Posted in | Light / Image Sensor

CASIS, National Geographic Partner to Include Multiple Next-Generation Sensors in ‘Good Earth’ Imaging Suite

The Center for the Advancement of Science in Space (CASIS) today announced a partnership with the National Geographic Society to utilize data produced on board the International Space Station (ISS) U.S. National Laboratory capable of developing images to inspire and educate from humankind's greatest learning platform.

This follows a prior announcement between CASIS and the United Nations Operational Satellite Applications Program (UNOSAT) last month focused on the advancement of a next-generation hyperspectral imager on the ISS.

Based on discussions with potential customers including National Geographic, CASIS, manager of the ISS National Lab, has elected to expand the use of the "Good Earth" imaging suite to include multiple next-generation sensors, such as hyperspectral, light detection and radar, synthetic aperture radar and high-resolution panchromatic. Ultimately, these enhanced capabilities will utilize data-fusion techniques to improve the value of any image obtained on the ISS. The primary intent of these imagers will be to utilize the unique vantage point of the ISS for prototype technology development and advanced technology imagery for images relative to humanitarian relief, disaster recovery and prevention, and in-country planning and development as well as other commercial applications.

Through this partnership, National Geographic and CASIS seek to jointly promote space-derived imagery in an effort to highlight new scientific discoveries from the ISS.

National Geographic, one of the world's largest nonprofit scientific and educational organizations, has a global reach of more than 600 million people a month through its various media platforms, products and events. The partnership could allow National Geographic's vast audience to view the world in a whole new way — 250 miles above our planet.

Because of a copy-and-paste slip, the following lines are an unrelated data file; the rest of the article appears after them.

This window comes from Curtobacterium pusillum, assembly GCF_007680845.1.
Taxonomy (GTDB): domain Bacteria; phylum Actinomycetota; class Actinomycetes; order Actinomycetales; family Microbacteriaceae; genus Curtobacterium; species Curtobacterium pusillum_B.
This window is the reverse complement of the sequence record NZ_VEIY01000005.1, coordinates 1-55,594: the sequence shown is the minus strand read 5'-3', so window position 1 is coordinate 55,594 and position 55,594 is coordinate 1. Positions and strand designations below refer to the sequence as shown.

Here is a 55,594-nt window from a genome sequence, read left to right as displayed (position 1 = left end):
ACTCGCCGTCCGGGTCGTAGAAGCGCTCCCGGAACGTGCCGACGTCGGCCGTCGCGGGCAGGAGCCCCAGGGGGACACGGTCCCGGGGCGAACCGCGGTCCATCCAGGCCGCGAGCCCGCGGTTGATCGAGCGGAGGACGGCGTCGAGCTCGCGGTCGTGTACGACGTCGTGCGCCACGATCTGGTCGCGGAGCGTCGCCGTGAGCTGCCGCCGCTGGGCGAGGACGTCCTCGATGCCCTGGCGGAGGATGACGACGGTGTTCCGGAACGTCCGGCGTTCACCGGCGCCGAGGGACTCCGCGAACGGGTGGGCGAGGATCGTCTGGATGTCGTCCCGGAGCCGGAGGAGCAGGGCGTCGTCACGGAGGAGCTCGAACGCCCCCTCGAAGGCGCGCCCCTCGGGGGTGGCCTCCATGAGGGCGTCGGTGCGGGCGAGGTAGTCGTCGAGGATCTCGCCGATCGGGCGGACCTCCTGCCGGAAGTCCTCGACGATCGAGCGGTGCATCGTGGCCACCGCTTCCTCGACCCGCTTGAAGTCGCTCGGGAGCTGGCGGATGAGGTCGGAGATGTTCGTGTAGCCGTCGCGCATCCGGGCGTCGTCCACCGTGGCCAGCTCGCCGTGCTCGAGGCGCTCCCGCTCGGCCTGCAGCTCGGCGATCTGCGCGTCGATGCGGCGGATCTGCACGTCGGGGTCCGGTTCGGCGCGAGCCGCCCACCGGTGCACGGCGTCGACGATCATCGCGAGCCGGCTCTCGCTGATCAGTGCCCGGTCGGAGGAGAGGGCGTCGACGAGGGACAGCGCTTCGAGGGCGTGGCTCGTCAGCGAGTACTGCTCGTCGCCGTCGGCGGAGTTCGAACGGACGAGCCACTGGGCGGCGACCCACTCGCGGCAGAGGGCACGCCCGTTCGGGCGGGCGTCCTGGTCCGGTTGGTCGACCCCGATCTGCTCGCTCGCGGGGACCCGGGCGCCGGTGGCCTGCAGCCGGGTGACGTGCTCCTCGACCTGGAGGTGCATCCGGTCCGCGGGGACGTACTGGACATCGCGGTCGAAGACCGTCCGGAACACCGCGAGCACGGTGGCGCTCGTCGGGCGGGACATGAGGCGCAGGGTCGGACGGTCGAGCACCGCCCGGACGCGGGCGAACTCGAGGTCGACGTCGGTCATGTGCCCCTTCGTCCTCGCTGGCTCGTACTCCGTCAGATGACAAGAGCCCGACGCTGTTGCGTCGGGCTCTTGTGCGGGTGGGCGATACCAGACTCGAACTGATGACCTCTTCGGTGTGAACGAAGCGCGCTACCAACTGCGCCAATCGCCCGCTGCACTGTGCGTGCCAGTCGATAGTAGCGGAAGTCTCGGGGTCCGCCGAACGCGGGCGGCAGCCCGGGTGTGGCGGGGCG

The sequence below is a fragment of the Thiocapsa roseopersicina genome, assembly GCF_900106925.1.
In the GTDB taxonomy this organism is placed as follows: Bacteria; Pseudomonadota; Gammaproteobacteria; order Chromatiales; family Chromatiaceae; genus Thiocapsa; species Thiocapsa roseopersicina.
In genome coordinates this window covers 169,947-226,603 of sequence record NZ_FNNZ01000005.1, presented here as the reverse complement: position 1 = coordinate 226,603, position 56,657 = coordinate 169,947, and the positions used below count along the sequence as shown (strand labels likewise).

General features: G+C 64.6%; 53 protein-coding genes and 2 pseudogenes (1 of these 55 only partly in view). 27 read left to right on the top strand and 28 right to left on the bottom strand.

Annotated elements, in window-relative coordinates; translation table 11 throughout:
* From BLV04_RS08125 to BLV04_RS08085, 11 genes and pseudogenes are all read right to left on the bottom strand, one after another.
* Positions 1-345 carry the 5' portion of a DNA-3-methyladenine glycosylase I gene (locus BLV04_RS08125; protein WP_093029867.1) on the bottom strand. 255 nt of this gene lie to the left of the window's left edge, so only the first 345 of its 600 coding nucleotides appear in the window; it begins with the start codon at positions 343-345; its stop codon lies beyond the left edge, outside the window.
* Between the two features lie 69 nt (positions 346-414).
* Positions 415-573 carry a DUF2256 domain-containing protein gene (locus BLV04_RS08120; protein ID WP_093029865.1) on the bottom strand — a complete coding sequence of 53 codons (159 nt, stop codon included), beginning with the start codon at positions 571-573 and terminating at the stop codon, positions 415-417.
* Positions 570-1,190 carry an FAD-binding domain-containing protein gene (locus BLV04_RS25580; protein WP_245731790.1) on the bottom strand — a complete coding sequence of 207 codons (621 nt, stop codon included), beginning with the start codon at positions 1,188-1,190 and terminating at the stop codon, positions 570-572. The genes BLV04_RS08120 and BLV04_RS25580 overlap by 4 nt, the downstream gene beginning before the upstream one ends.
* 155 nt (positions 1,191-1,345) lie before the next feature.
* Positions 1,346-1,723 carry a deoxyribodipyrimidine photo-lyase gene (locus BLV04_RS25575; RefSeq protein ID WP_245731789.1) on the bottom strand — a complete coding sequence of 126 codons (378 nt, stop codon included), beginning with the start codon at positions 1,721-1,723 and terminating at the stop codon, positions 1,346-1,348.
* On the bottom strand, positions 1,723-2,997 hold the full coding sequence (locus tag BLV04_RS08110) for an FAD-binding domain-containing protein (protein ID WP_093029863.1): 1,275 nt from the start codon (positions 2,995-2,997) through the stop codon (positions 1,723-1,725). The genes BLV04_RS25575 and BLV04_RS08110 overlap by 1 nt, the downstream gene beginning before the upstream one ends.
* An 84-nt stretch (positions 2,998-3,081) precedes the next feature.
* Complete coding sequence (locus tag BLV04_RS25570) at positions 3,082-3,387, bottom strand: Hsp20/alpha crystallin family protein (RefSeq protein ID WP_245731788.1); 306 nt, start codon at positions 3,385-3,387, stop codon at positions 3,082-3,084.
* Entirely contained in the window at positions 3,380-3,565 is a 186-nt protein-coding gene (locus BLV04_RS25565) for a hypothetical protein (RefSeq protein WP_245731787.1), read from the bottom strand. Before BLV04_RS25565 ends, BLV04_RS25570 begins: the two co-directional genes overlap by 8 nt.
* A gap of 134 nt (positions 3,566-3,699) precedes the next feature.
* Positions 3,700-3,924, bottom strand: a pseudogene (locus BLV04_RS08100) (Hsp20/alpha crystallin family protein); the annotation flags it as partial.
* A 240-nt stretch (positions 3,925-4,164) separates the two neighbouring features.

"We are honored to be working with the National Geographic Society to radically improve how we understand our planet through imagery captured from the International Space Station," said CASIS President and Executive Director Gregory H. Johnson.

"Our collaboration with CASIS represents the latest example of National Geographic's pursuit of innovative visual storytelling techniques. Access to not only new images but an entirely new way of seeing our world is consistent with our strategic focus on exploration, education and storytelling," said National Geographic's Senior Vice President, Global Strategy and Business Development, Adam R. Sutherland.

About CASIS: The Center for the Advancement of Science in Space (CASIS) was selected by NASA in July 2011 to maximize use of the International Space Station (ISS) U.S. National Laboratory through 2020. CASIS is dedicated to supporting and accelerating innovations and new discoveries that will enhance the health and wellbeing of people and our planet. For more information, visit

About the ISS National Laboratory: In 2005, Congress designated the U.S. portion of the International Space Station as the nation's newest national laboratory to maximize its use for improving life on Earth, promoting collaboration among diverse users, and advancing STEM education. This unique laboratory environment is available for use by other U.S. government agencies and by academic and private institutions, providing access to the permanent microgravity setting, vantage point in low Earth orbit, and varied environments of space.

About the National Geographic Society: With a mission to inspire people to care about the planet, the 126-year-old National Geographic Society is one of the world's largest nonprofit scientific and educational organizations. Working to inspire, illuminate and teach, the member-supported Society reaches over 600 million people worldwide each month through its media platforms, products and events. National Geographic has funded more than 11,000 research, conservation and exploration projects, and its education programs promote geographic literacy. For more information, visit


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